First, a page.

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The Scotsman
May 1, 2003
Putin splashes out 2.6m pounds on luxury yacht

VLADIMIR Putin, the president of Russia, is spending oe2.6 million on a luxury yacht in a fresh sign of his taste for expensive accessories.

Craftsmen in Moscow confirmed yesterday that they are near to completing the vessel, named Pallada.

However, managers at the MSZ shipyard refused to elaborate on details of the yacht, saying it is being kept under wraps until it is finished this month.

Dmitri Mironenko, the commercial director, said: "I can only tell you that we constructed the yacht in a record period by not just Russian, but also European standards. No further details are available without the approval of the owner."

Mr Putin may be wary of revealing his new toy after coming under fire last year when he ordered a refurbishment of his summer retreat, the Konstantinovsky Palace, outside St Petersburg, costing oe117 million.

The decision was criticised at a time when some cash-strapped government ministries were refusing to pay their workers.

A feature of the palace improvements was the addition of a jetty with a mooring for Mr Putin's yacht in the Gulf of Finland.

Mr Putin has a penchant for expensive accessories and upgrades, including the recent oe10 million refit of his Ilyushin Il-96 aircraft.

The plane was decked out with silks and tapestries and the president's private quarters given a sophisticated hi-fi system, a huge flat-screen television and a bathroom with gold-plated taps.

Details of the Pallada are being kept secret, but a Dutch company revealed at the end of last year that it was working on a oe300,000 order for the interior of the vessel.

Russian newspapers have suggested that Mr Putin may want to replace the presidential yacht, Kavkaz, built in the early 1980s as a personal vessel for the general secretary of the Communist Party.

The Kavkaz was refurbished two years ago using rare types of wood, including teak, different types of cherry and Honduran mahogany. Its upper rooms now have suspended ceilings made of mirrored glass and downstairs, "the sofas are covered in white real leather and the chairs in brightly coloured fabric," claimed a report in the daily Komsomolskaya Pravda.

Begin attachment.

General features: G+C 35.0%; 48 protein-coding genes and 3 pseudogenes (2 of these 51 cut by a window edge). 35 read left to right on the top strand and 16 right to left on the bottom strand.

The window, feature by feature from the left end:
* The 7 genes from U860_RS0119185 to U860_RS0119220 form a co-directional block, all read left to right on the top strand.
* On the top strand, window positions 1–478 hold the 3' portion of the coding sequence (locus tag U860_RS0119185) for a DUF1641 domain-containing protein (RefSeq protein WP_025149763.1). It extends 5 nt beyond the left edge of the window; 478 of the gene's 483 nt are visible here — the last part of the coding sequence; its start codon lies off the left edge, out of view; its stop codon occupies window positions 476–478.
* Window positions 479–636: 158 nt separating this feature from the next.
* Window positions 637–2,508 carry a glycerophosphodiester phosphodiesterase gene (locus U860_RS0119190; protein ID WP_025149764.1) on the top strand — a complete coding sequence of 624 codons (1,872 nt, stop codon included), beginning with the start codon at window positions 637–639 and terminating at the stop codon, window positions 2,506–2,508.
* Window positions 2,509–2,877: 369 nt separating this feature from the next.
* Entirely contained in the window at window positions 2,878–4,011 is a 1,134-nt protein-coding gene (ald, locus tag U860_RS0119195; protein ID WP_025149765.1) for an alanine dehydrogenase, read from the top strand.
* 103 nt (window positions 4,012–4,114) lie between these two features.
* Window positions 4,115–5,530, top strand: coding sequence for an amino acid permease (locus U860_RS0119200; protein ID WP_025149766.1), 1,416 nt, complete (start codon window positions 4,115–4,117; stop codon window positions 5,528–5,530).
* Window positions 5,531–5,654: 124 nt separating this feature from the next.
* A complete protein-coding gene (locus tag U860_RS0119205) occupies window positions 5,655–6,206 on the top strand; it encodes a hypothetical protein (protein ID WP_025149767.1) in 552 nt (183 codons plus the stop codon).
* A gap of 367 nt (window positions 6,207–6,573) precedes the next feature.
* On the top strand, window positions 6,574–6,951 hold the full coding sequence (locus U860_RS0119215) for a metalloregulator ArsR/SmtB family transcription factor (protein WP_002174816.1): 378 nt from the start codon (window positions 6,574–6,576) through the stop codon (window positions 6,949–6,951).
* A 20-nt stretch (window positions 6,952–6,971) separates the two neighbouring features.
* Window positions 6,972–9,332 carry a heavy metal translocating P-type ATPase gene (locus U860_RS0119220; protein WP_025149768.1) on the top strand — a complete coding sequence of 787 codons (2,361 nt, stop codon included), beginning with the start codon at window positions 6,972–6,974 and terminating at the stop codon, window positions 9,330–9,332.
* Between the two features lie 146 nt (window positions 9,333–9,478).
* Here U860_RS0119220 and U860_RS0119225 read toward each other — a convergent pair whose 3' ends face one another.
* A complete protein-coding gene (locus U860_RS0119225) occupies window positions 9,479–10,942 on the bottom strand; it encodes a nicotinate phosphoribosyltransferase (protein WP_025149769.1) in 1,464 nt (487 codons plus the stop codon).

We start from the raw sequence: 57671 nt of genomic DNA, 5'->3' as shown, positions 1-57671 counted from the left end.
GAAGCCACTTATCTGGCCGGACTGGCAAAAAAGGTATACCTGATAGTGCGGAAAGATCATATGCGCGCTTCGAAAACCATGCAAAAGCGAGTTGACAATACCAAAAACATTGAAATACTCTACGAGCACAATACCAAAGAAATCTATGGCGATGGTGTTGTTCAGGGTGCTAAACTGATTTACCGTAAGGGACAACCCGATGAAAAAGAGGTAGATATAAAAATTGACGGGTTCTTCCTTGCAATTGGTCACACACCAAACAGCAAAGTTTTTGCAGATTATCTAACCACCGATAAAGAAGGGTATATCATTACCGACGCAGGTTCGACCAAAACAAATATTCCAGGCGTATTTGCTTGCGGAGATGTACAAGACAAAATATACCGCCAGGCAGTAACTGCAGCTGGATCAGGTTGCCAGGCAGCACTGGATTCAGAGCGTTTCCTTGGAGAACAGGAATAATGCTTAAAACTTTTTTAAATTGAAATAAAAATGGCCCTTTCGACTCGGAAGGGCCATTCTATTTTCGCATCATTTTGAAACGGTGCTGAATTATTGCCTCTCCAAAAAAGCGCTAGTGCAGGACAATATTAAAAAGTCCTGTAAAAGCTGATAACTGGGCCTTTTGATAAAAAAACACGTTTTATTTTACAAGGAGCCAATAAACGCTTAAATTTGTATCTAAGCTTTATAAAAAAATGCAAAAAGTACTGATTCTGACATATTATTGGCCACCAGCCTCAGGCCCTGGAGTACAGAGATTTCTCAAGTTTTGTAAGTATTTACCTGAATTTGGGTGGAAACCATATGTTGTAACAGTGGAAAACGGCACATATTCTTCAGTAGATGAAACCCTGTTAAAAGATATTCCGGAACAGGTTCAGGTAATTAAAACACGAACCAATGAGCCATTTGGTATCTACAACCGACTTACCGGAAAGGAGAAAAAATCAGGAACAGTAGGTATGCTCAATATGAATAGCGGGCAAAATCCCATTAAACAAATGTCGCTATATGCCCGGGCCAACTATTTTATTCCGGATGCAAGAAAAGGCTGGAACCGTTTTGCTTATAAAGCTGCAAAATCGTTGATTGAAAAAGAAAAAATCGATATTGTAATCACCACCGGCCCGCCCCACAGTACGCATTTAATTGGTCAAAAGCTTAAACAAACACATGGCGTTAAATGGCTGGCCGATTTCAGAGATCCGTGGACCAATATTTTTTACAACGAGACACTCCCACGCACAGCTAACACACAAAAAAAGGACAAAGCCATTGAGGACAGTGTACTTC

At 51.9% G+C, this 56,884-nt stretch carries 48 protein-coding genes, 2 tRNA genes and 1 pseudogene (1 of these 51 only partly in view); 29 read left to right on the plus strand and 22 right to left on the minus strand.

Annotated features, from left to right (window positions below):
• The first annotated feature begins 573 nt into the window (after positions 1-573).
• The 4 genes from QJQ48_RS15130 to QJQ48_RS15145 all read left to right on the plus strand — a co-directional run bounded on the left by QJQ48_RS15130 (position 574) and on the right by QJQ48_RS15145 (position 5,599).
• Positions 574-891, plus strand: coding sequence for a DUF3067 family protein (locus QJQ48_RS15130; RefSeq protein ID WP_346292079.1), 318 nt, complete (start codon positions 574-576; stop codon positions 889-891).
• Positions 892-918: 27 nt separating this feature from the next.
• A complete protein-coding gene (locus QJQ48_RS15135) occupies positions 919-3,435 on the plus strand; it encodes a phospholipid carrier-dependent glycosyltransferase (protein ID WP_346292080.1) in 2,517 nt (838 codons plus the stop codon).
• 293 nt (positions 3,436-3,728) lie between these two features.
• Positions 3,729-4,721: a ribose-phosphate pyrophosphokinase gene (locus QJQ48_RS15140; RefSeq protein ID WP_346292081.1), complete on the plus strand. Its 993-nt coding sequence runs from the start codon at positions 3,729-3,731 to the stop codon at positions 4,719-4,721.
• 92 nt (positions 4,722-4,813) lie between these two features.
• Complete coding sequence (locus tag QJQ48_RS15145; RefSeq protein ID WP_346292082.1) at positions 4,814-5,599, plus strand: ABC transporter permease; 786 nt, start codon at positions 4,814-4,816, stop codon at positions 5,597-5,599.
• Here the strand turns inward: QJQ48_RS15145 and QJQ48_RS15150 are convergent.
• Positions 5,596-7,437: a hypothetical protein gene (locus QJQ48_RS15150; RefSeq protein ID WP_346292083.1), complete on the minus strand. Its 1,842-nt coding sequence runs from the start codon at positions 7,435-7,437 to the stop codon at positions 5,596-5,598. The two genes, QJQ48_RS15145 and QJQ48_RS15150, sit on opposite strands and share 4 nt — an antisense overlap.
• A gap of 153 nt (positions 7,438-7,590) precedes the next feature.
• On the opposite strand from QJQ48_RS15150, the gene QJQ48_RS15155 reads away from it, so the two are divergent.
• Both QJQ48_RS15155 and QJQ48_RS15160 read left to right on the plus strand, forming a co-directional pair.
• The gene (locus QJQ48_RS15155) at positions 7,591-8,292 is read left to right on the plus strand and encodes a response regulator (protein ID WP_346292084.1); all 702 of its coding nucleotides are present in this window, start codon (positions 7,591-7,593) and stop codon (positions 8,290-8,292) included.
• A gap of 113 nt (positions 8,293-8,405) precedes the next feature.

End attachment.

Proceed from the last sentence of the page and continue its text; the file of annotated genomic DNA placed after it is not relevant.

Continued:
But despite its oe1.5 million makeover, the Kavkaz is outdated and a potential embarrassment for a world leader trying to impress foreign dignitaries. Last year, Mr Putin used a yacht borrowed from an executive at Russia's energy monopoly, Gazprom, for his meeting with Leonid Kuchma, the president of the Ukraine, at Sochi, on the Black Sea.

The leaders earned plaudits for discussing knotty political issues while padding around in their stockinged feet, obeying the rule not to wear shoes while aboard. Mr Putin seemed unconcerned, but may have wished for more luxurious surroundings.

Some commentators have suggested the new presidential yacht could be a gift from one of Russia's wealthy oligarchs keen to curry favour with the man in the Kremlin.

During his 50th birthday celebrations last October, Mr Putin was showered with exotic gifts as businessmen and leaders sought to gain ascendancy. One present was a replica of the jewelled Shapka Monomakha, or the Cap of Monomakh, the ancient ceremonial crown used at the coronation of tsars.

Mr Putin has dismissed accusations that he is developing tastes similar to those of leaders before the 1917 revolution.

He said work at the Konstantinovsky Palace - due to be completed in time for the 300th anniversary of St Petersburg this month - is being financed by private money.

Kremlin press officers refused to comment on the imminent completion of Mr Putin's yacht.

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